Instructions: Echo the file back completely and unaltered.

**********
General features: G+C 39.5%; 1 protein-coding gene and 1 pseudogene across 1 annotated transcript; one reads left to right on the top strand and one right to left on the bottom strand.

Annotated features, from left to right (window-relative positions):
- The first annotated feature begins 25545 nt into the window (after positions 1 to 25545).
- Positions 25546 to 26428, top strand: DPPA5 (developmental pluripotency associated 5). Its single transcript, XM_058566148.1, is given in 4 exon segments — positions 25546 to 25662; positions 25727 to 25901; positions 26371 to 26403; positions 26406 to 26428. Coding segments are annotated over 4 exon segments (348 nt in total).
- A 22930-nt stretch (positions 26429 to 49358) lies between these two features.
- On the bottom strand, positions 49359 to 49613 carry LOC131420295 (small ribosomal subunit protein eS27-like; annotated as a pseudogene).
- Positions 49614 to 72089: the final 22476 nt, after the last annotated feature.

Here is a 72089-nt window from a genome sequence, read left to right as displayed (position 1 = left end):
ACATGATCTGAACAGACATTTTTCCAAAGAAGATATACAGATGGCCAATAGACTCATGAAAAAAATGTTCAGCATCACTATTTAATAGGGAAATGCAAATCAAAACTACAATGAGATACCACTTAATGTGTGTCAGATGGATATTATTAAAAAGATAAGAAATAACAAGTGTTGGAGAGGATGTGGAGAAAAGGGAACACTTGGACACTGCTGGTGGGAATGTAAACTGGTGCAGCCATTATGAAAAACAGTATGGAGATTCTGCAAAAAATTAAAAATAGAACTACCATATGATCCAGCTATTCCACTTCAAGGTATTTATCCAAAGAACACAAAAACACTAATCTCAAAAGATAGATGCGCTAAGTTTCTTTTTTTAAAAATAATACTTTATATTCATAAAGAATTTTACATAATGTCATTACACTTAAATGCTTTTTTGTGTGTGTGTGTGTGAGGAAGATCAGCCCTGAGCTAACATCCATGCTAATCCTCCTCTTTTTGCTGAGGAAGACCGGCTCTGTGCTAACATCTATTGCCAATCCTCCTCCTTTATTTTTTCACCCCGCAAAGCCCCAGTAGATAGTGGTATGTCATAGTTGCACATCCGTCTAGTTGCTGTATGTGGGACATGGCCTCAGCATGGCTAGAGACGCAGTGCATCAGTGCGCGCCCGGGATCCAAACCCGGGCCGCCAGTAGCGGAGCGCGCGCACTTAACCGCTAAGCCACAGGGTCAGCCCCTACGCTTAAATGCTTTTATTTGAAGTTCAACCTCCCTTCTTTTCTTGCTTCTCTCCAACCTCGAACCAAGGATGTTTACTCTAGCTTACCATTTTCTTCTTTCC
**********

General features: G+C 39.5%; 1 protein-coding gene and 1 pseudogene across 1 annotated transcript; one reads left to right on the top strand and one right to left on the bottom strand.

Annotated features, from left to right (window-relative positions):
- The first annotated feature begins 25545 nt into the window (after positions 1 to 25545).
- Positions 25546 to 26428, top strand: DPPA5 (developmental pluripotency associated 5). Its single transcript, XM_058566148.1, is given in 4 exon segments — positions 25546 to 25662; positions 25727 to 25901; positions 26371 to 26403; positions 26406 to 26428. Coding segments are annotated over 4 exon segments (348 nt in total).
- A 22930-nt stretch (positions 26429 to 49358) lies between these two features.
- On the bottom strand, positions 49359 to 49613 carry LOC131420295 (small ribosomal subunit protein eS27-like; annotated as a pseudogene).
- Positions 49614 to 72089: the final 22476 nt, after the last annotated feature.

Here is a 72089-nt window from a genome sequence, read left to right as displayed (position 1 = left end):
ACATGATCTGAACAGACATTTTTCCAAAGAAGATATACAGATGGCCAATAGACTCATGAAAAAAATGTTCAGCATCACTATTTAATAGGGAAATGCAAATCAAAACTACAATGAGATACCACTTAATGTGTGTCAGATGGATATTATTAAAAAGATAAGAAATAACAAGTGTTGGAGAGGATGTGGAGAAAAGGGAACACTTGGACACTGCTGGTGGGAATGTAAACTGGTGCAGCCATTATGAAAAACAGTATGGAGATTCTGCAAAAAATTAAAAATAGAACTACCATATGATCCAGCTATTCCACTTCAAGGTATTTATCCAAAGAACACAAAAACACTAATCTCAAAAGATAGATGCGCTAAGTTTCTTTTTTTAAAAATAATACTTTATATTCATAAAGAATTTTACATAATGTCATTACACTTAAATGCTTTTTTGTGTGTGTGTGTGTGAGGAAGATCAGCCCTGAGCTAACATCCATGCTAATCCTCCTCTTTTTGCTGAGGAAGACCGGCTCTGTGCTAACATCTATTGCCAATCCTCCTCCTTTATTTTTTCACCCCGCAAAGCCCCAGTAGATAGTGGTATGTCATAGTTGCACATCCGTCTAGTTGCTGTATGTGGGACATGGCCTCAGCATGGCTAGAGACGCAGTGCATCAGTGCGCGCCCGGGATCCAAACCCGGGCCGCCAGTAGCGGAGCGCGCGCACTTAACCGCTAAGCCACAGGGTCAGCCCCTACGCTTAAATGCTTTTATTTGAAGTTCAACCTCCCTTCTTTTCTTGCTTCTCTCCAACCTCGAACCAAGGATGTTTACTCTAGCTTACCATTTTCTTCTTTCC